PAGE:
Health Highlights: July 14, 2014

By on July 14, 2014

Health Highlights: July 14, 2014

Here are some of the latest health and medical news developments, compiled by the editors of HealthDay:

1,500-Year-Old Skeleton is Oldest Known Case of Down Syndrome

The oldest known case of Down syndrome has been identified in a 1,500-year-old skeleton found in eastern France.

The child’s skeleton has telltale signs of Down syndrome, including a broad skull with flattened base, according to the study in the International Journal of Pathology, ABC News reported.

The researchers also said the child did not appear to be mistreated by the community.

“This Down syndrome child was not treated differently at death than others in the community,” study lead author Maite Rivollat wrote, ABC News reported. “We interpret this as meaning that the child was maybe not stigmatized during life, the first time a Down syndrome individual has been so viewed in the context of the ancient community.”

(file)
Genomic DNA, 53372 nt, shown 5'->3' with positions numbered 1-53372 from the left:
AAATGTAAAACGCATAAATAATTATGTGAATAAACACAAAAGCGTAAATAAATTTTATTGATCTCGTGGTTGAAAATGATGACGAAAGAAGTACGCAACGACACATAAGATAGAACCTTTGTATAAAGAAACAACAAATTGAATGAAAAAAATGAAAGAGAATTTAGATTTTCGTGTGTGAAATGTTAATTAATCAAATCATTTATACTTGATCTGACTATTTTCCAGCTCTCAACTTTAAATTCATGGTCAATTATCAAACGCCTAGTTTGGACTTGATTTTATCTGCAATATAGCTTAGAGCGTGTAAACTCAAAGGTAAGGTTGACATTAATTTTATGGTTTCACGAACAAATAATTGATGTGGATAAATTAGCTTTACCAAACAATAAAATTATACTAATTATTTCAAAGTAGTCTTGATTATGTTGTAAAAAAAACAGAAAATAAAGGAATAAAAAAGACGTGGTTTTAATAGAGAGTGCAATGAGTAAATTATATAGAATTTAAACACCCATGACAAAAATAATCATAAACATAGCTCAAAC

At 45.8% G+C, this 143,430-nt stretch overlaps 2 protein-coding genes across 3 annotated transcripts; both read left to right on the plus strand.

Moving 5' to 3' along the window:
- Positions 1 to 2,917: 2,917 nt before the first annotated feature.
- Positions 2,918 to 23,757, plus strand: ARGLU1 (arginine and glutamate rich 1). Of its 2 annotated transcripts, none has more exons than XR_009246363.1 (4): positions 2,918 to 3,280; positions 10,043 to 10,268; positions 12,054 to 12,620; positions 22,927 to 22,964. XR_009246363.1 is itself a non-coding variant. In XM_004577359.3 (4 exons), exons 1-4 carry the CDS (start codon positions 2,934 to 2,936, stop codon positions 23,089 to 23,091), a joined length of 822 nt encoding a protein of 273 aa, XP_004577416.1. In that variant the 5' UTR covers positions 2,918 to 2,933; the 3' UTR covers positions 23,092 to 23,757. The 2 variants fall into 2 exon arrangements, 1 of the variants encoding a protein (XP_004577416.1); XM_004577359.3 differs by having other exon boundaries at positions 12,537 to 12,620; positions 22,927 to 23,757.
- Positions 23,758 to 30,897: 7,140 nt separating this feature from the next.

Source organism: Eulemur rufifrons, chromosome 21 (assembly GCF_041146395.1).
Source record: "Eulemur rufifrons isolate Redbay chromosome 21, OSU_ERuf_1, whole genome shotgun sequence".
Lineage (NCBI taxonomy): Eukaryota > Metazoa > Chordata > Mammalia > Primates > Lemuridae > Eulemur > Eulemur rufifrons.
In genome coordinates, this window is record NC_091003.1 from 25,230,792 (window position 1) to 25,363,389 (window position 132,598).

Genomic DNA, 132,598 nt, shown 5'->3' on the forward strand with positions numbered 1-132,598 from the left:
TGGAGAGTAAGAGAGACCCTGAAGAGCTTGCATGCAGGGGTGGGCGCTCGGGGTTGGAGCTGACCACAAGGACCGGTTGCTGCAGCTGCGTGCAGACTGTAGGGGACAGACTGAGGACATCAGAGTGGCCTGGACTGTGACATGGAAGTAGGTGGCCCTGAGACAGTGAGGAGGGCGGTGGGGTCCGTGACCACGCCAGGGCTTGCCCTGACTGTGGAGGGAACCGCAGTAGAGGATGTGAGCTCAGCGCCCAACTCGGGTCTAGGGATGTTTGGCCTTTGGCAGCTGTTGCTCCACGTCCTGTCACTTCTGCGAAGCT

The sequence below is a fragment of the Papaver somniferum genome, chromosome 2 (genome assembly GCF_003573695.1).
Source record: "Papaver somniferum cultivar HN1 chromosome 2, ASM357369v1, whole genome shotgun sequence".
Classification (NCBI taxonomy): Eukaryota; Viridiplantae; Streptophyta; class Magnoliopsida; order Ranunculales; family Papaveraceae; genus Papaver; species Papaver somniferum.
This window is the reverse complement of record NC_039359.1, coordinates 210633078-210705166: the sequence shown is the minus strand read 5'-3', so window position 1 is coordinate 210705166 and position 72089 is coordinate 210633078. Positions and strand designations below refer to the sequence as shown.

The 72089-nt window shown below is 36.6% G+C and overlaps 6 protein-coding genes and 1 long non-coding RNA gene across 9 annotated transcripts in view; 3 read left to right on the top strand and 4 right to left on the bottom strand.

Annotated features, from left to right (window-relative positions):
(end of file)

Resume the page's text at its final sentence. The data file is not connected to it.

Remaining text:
High Cost of Hepatitis C Drug Sovaldi Being Investigated by U.S. Senate Committee

An investigation into the pricing of the hepatitis C drug Sovaldi has been launched by the U.S. Senate Finance Committee.

The drug — made by Gilead Sciences Inc. — costs about $1,000 a pill, or about $84,000 for a patient on a standard, 12-week treatment schedule, the Wall Street Journal reported.

On Friday, the senate committee sent a letter to Gilead announcing the investigation and requesting documents on how the company decided on the price, which has been widely criticized.

“Although Sovaldi has the potential to help people with HCV, at $1,000 per pill, its pricing has raised serious concerns about the extent to which the market for this drug is operating efficiently and rationally,” the letter stated. “Given the impact Sovaldi’s cost will have on Medicare, Medicaid and other federal spending, we need a better understanding of how your company arrived at the price for this drug.”

The letter noted that Sovaldi is offered at steep discounts in some other countries. For example, it can be up to 99 percent cheaper in Egypt than in the United States, WSJ reported.

Gilead has received the letter and will cooperate with the investigation, a company spokeswoman said. Previously, Gilead has said Sovaldi’s high price reflects its effectiveness at curing hepatitis C infection.

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